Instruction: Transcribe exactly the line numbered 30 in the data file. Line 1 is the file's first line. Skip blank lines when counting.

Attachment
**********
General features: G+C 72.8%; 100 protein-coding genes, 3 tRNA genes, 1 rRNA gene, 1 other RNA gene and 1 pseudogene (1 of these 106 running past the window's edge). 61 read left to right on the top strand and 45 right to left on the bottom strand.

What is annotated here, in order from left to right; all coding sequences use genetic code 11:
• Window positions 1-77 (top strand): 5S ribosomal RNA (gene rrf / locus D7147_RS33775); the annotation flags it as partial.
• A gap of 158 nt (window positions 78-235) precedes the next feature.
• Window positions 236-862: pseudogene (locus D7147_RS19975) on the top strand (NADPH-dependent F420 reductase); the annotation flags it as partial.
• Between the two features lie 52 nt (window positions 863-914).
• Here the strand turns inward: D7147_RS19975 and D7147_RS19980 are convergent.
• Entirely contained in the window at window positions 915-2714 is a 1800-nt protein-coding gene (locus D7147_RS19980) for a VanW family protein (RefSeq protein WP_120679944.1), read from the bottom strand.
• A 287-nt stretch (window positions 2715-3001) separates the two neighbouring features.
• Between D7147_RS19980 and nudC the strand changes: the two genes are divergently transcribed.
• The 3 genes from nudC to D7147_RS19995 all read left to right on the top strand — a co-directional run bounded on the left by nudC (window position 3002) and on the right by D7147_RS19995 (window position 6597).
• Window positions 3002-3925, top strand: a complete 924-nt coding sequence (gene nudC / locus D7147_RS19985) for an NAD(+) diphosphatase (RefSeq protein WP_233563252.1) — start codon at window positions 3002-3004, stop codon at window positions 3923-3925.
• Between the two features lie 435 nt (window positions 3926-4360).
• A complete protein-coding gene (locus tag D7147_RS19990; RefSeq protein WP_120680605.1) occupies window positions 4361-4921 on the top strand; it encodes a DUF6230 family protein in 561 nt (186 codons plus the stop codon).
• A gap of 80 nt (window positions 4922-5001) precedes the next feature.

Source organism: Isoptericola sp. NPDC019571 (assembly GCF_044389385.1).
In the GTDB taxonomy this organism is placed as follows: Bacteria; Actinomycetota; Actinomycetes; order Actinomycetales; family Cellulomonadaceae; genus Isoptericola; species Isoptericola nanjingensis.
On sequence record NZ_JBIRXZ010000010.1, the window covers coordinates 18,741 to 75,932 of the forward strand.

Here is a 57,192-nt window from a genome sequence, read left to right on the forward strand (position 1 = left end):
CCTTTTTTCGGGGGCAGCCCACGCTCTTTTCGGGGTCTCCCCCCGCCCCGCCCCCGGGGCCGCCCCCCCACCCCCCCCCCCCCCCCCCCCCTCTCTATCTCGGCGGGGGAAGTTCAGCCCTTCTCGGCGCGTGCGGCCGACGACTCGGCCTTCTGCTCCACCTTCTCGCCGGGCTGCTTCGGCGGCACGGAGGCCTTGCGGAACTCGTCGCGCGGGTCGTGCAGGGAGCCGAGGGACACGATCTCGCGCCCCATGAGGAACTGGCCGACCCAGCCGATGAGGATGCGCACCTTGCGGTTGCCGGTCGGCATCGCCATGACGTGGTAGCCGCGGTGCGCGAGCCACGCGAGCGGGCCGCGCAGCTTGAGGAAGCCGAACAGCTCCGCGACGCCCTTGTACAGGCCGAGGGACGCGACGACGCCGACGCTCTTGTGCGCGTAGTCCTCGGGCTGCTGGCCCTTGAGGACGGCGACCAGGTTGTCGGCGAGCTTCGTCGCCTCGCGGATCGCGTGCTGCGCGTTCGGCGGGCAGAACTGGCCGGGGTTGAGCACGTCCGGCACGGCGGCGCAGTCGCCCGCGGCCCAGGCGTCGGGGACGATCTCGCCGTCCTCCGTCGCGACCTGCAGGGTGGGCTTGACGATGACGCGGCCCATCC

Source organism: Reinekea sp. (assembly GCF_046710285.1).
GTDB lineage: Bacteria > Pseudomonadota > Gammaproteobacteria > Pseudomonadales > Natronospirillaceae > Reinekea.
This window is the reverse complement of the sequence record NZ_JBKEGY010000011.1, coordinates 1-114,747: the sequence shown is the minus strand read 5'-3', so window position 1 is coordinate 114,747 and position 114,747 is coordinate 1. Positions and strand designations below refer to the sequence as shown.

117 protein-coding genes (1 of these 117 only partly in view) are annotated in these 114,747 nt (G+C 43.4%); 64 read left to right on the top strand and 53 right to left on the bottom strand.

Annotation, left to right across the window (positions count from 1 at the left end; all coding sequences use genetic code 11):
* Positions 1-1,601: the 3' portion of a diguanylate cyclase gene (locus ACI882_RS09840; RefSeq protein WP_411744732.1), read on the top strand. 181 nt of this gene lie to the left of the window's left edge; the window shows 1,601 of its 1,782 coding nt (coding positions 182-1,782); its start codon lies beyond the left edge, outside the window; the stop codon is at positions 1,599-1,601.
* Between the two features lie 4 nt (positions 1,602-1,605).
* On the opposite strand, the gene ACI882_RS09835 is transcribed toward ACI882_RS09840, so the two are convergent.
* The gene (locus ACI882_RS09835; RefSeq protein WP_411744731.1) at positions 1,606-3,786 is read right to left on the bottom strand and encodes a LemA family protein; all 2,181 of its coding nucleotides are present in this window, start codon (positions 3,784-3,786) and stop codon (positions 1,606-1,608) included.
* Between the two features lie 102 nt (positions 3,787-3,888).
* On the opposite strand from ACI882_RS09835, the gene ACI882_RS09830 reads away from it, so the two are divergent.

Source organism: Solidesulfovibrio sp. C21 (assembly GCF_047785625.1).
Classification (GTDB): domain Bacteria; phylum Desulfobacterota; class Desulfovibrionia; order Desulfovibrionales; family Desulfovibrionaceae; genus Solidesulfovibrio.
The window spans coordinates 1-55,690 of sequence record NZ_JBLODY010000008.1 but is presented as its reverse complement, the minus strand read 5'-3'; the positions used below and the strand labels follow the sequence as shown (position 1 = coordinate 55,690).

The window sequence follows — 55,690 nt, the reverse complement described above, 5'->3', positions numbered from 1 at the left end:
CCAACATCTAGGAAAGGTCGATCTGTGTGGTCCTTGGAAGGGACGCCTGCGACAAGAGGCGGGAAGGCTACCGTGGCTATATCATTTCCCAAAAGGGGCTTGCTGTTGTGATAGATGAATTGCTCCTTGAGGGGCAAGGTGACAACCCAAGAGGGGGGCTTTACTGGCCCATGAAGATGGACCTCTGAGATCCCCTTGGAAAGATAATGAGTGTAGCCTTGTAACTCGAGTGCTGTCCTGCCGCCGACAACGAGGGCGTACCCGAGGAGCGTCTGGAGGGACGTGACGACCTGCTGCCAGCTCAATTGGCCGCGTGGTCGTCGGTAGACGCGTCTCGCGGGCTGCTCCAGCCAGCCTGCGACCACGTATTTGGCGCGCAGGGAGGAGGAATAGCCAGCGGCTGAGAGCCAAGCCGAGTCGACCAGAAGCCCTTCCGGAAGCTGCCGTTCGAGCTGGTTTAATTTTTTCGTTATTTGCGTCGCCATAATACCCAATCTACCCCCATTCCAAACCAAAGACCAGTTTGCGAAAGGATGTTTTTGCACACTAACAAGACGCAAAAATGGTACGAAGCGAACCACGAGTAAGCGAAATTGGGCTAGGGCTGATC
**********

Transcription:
* Between the two features lie 102 nt (positions 3,787-3,888).